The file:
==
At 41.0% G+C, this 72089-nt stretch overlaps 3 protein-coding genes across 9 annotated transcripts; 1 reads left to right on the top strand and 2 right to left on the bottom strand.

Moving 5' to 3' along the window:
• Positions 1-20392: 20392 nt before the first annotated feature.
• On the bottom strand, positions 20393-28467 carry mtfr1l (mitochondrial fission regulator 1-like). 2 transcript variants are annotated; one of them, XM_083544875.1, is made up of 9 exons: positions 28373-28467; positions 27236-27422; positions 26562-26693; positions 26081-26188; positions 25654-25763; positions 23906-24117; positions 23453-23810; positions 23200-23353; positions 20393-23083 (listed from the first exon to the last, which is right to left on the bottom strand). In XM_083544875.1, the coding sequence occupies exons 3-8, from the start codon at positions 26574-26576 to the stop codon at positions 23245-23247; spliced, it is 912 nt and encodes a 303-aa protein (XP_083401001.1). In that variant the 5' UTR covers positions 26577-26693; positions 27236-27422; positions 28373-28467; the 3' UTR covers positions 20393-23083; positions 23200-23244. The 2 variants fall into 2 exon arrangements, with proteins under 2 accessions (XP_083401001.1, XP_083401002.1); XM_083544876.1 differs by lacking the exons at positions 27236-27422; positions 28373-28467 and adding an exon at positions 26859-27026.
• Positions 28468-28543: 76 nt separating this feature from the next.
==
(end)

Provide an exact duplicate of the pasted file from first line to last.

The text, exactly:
At 41.0% G+C, this 72089-nt stretch overlaps 3 protein-coding genes across 9 annotated transcripts; 1 reads left to right on the top strand and 2 right to left on the bottom strand.

Moving 5' to 3' along the window:
• Positions 1-20392: 20392 nt before the first annotated feature.
• On the bottom strand, positions 20393-28467 carry mtfr1l (mitochondrial fission regulator 1-like). 2 transcript variants are annotated; one of them, XM_083544875.1, is made up of 9 exons: positions 28373-28467; positions 27236-27422; positions 26562-26693; positions 26081-26188; positions 25654-25763; positions 23906-24117; positions 23453-23810; positions 23200-23353; positions 20393-23083 (listed from the first exon to the last, which is right to left on the bottom strand). In XM_083544875.1, the coding sequence occupies exons 3-8, from the start codon at positions 26574-26576 to the stop codon at positions 23245-23247; spliced, it is 912 nt and encodes a 303-aa protein (XP_083401001.1). In that variant the 5' UTR covers positions 26577-26693; positions 27236-27422; positions 28373-28467; the 3' UTR covers positions 20393-23083; positions 23200-23244. The 2 variants fall into 2 exon arrangements, with proteins under 2 accessions (XP_083401001.1, XP_083401002.1); XM_083544876.1 differs by lacking the exons at positions 27236-27422; positions 28373-28467 and adding an exon at positions 26859-27026.
• Positions 28468-28543: 76 nt separating this feature from the next.